Ferrets First - Breeding Ferrets
Spring is the time of year when ferrets start to breed. MICHAEL SANDERSON takes us through this fascinating subject but urges us all to think very carefully before allowing our jills to become pregnant
We are approaching that time of year when ferrets become sexually active. As the dark winter mornings and evenings surrender to the light of spring, the pituitary gland in the ferret's brain begins to secrete hormones which in turn will trigger changes to its reproductive species.
Hobs are the first to come into season. Not too long after the days start to lengthen, the hob's testes will descend from the abdomen and begin to produce spermatoza. This usually occurs at the beginning of January and the testes take around 2-3 months to develop fully, bringing them into fertility between March and April. The hob responds to a short day length, starting to come into season after the shortest day. Jills respond to the extended light of early spring, coming into season well after the hobs. They require at least 14 hours of continous light to trigger the hormone release in the brain. Jills are likely to start coming into season around the end of March. This sensitivity to the length of day is known as photoperiodism and is seen in many mammals. Because of this light sensitivity, ferrets kept indoors may come in and out of season all year round.
When hobs come into season, as long as they are isolated from other ferrets, there is nothing to do or worry about.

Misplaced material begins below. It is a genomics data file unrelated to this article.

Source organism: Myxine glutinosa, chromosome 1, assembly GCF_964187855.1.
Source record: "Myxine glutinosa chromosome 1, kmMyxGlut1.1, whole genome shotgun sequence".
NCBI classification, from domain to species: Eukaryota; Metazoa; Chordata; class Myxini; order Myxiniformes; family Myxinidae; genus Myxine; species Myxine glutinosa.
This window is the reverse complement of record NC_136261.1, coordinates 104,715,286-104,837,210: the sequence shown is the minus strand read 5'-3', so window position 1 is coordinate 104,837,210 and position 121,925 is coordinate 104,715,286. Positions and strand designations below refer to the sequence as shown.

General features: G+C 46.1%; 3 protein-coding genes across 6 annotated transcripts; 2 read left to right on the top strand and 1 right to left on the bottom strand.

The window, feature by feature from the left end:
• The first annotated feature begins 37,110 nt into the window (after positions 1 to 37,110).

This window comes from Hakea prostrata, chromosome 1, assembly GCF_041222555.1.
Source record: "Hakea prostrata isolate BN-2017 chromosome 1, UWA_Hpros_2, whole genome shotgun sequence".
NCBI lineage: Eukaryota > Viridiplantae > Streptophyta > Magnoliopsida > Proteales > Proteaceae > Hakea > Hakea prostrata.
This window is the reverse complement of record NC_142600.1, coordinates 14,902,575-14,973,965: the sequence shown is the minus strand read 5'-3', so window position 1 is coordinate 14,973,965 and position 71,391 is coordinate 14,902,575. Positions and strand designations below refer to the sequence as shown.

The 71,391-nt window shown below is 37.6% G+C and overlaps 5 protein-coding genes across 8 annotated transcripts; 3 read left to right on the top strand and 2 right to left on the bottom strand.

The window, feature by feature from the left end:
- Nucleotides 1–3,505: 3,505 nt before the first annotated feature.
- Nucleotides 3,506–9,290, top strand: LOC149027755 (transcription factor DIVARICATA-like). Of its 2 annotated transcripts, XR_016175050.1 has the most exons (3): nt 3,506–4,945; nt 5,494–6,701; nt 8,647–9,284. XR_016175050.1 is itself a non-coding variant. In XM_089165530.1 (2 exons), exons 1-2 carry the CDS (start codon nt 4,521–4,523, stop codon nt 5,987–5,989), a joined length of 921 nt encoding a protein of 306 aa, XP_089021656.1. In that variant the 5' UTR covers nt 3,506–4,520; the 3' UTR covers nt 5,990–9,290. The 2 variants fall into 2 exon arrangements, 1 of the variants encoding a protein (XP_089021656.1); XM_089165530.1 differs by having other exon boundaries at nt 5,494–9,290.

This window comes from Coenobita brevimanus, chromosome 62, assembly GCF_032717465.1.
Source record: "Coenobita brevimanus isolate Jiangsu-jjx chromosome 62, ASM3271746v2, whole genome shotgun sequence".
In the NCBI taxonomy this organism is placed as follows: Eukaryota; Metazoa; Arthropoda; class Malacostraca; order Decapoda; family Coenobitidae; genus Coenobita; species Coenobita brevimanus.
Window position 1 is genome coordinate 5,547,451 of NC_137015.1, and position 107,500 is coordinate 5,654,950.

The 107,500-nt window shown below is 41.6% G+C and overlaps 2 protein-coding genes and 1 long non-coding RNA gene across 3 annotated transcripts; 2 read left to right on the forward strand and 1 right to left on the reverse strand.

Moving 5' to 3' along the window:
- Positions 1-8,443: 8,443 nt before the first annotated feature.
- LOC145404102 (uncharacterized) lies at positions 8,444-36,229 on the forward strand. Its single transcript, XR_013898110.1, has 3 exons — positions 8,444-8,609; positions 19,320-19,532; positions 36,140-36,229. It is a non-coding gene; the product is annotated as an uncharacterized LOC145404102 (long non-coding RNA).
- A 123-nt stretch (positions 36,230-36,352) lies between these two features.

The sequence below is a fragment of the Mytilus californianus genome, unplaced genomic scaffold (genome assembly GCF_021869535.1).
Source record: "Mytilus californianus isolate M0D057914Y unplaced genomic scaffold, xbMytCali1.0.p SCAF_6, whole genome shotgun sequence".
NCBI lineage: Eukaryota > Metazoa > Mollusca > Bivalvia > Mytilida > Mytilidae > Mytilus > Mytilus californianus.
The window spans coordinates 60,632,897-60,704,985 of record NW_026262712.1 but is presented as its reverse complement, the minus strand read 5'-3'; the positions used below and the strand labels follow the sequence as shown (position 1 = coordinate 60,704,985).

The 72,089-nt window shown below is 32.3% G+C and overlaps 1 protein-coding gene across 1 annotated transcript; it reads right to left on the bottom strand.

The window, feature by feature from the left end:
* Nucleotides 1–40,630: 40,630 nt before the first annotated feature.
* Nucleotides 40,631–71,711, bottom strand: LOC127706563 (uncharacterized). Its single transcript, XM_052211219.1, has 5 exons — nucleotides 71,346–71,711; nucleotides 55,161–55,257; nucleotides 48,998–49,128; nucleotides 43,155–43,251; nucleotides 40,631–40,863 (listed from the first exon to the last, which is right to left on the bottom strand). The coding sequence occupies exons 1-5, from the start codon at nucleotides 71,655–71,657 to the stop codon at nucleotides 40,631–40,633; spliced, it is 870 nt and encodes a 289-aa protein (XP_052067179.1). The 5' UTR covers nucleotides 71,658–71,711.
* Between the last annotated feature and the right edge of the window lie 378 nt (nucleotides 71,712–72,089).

This is not the case with jills. As the jill comes into season, or oestrus, the vulva will become swollen and the jill must be brought out of season. Most female animals produce eggs regardless of whether or not any stimulation takes place. The egg is released, ripens in the uterus, and is then flushed out if it is not fertilised. An egg will only be fertilised at the exact time when the egg is totally ripe. This process, called spontaneous ovulation, is very and miss and more likely to fail. The process happens on a continuous cycle and is the method used by the human reproductive system. In the wild, however, polecats are solitary. The likelihood of a male being around at the exact time that the egg is ripe is extremely small. Ferrets, therefore adopt another method called induced ovulation. Ovulation will not occur in ferrets until a specific stimulation is applied to induce the release of eggs. This precess is very successful for breeding. Until stimulation is applied, the ripe eggs will remain in the ovaries. Once the eggs are released, oestrus is terminated. When a season is not terminated until ovulation it is called polyoestrus. In birds the mating call of the male induces ovulation. In the case of the ferret the stimulation required is that of the mating ritual itself. This has huge implications. If the jill is not brought out of season she will eventually develop cancer and die. Nowadays, this is no problem. Hobs can be vasectomised to terminate oestrus without fertisation or hormonal injections can be given to induce ovulation.